Skip to main contentSkip to main content
You have permission to edit this article.
Edit

Calming effects of chamomile can help ease anxiety

From the Here's more health news you can use: series
  • Updated
  • 0
premium-health-chamomile-20211103

Chamomile has been used as a medicinal tea for centuries.

Chamomile is an ancient medicinal herb that has stood the test of time. The dried flowers of the chamomile plant contain compounds collectively known as terpenoids and flavonoids that are believed to have wide-ranging medicinal qualities including anti-anxiety effects.

Researchers are not sure yet what other chemicals are present in chamomile that account for its benefits, but chamomile may boost chemicals in the brain, such as serotonin, dopamine and noradrenaline, that affect mood. These natural chemical messengers are present in the brain, and increasing them may help with anxiety and depression.

There are three types of chamomile plants: German chamomile, Roman chamomile, and Egyptian chamomile. German chamomile is believed to be the most potent, and is most widely used for medicinal purposes.

Chamomile is available as a tincture, an extract, in topical creams, and a tea. Chamomile tea is most widely regarded as a mild tranquilizer and sleep aid, and it is one of the world’s most popular herbal teas. It is naturally caffeine-free and gluten-free. The taste and aroma of chamomile tea are apple-like. In fact, chamomile derives its name from the Greek word “chamaeleon,” which literally translates to “earth apple.”

How much is enough?

No standard dosage for chamomile has been established to alleviate anxiety, but one study found that 1,500 mg/day of pharmaceutical grade chamomile for 8 weeks reduced anxiety symptoms similar to that of common anti-anxiety drugs.

The potency of various chamomile teas varies, with some containing significantly more chamomile than others. Chamomile tea bags generally contain 500 mg to 1,000 mg each, though some contain more. Check Nutrition Facts labels for amounts. Some products, but not all, spell out how much chamomile is contained in each tea bag. If the amount of chamomile is low, use two tea bags in 8 ounces of hot water and steep for about 5 minutes.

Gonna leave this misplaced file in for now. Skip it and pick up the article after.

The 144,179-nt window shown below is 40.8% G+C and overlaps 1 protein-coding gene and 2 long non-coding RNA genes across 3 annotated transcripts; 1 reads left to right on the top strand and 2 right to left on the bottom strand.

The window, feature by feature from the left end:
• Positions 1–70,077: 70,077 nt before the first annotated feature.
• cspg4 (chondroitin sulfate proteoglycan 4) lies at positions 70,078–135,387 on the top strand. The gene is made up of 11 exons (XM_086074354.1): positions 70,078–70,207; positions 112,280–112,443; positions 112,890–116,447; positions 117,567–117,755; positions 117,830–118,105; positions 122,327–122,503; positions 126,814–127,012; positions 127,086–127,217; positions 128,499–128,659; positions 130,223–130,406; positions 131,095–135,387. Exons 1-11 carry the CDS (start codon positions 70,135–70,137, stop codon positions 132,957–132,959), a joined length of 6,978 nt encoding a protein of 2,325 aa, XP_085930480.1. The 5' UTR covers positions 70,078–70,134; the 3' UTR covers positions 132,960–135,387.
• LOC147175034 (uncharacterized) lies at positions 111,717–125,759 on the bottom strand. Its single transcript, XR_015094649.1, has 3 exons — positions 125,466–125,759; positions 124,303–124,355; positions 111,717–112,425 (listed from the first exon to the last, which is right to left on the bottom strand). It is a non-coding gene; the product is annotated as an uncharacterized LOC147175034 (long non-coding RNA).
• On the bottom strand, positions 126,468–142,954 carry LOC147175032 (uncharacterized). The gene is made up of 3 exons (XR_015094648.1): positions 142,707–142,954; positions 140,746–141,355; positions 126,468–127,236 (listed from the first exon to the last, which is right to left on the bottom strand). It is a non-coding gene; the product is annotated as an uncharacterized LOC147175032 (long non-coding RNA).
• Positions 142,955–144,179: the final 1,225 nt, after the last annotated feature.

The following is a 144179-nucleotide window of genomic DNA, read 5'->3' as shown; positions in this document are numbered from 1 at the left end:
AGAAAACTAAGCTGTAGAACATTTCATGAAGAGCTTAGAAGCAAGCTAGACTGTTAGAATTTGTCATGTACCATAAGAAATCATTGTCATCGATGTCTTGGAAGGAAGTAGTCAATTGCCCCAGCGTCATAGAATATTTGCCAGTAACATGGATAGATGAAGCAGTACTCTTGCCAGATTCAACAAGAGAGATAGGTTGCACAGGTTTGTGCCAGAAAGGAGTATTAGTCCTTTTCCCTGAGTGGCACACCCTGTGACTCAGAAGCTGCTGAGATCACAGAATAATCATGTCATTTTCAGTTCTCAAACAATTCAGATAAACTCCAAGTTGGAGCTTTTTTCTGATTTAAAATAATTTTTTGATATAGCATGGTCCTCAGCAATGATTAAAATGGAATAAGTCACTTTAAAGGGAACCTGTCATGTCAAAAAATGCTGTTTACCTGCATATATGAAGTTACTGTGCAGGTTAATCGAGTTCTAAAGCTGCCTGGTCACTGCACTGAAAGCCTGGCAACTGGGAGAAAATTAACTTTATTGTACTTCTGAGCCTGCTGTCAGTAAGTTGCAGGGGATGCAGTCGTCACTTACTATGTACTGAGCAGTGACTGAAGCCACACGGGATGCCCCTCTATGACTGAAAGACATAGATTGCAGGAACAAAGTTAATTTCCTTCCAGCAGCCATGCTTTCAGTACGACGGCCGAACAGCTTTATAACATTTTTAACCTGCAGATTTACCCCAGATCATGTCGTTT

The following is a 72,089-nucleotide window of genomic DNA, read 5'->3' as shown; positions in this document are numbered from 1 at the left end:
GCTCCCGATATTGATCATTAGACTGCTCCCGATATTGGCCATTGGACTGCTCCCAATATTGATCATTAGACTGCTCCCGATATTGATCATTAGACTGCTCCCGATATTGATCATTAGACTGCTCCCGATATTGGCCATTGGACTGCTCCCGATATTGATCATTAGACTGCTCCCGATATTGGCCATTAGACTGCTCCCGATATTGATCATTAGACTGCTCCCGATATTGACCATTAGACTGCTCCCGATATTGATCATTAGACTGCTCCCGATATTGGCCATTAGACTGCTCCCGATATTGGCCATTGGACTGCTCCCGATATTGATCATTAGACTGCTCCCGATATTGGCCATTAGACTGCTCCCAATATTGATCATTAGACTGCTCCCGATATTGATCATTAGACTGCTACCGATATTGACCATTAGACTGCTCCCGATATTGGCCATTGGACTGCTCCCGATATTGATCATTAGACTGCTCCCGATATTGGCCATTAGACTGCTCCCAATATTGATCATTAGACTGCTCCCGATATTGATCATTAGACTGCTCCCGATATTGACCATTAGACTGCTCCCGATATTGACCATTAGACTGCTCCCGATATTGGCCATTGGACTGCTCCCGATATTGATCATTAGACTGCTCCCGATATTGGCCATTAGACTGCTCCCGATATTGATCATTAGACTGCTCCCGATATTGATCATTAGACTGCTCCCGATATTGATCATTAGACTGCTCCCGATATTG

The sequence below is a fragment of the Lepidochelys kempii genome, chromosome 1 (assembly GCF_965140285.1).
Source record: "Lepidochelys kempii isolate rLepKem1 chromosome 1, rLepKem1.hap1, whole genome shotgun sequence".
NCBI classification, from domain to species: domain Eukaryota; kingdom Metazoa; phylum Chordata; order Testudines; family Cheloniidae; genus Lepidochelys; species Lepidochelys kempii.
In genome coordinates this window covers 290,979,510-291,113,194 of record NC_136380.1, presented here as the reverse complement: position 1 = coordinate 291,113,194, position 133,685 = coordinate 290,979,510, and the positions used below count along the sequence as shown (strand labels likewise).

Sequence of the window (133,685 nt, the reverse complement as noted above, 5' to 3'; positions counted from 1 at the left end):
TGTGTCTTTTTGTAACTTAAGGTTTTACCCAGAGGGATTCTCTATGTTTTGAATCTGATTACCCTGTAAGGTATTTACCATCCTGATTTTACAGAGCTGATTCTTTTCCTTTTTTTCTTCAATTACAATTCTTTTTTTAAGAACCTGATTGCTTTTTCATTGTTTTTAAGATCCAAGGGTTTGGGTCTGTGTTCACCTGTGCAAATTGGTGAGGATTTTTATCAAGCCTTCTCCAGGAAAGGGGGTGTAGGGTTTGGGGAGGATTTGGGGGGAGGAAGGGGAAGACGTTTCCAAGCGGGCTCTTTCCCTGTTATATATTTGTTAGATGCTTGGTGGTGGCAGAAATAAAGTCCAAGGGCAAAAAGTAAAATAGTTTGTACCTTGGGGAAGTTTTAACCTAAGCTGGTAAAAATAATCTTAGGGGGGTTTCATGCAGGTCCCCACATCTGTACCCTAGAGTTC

Safety

Chamomile is classified as GRAS (Generally Recognized As Safe) by the Food and Drug Administration, and it is estimated that about a million cups of chamomile tea are consumed each day — a testament to its safety. However, people who are sensitive to ragweed or chrysanthemums may be prone to develop contact allergies to chamomile. If you have either of these allergies, it is safest to start with a low dosage and work up to larger doses slowly.

(Reprinted with permission from Environmental Nutrition, a monthly publication of Belvoir Media Group, LLC. 800-829-5384. www.EnvironmentalNutrition.com.)

0 Comments

Build your health & fitness knowledge

* I understand and agree that registration on or use of this site constitutes agreement to its user agreement and privacy policy.

Related to this story

Most Popular

MONDAY, Jan. 17, 2022 (American Heart Association News) -- Surgeons recently transplanted a genetically modified pig's heart into a man with life-threatening heart failure. The successful surgery became a medical first that is raising hopes of a new, viable alternative for people at risk of dying before limited human cadaver hearts become available and for those too sick or ineligible for human heart transplantation.

WEDNESDAY, Jan. 19, 2022 (HealthDay News) -- The Biden administration plans to announce Wednesday that it will send 400 million free nonsurgical N95 masks to community health centers and pharmacies across the country so more Americans can get the masks that are most protective against COVID-19.

WEDNESDAY, Jan. 19, 2022 (HealthDay News) -- Numerous COVID restrictions will be dropped in England because government experts believe the Omicron variant "has now peaked nationally," British Prime Minister Boris Johnson said Wednesday.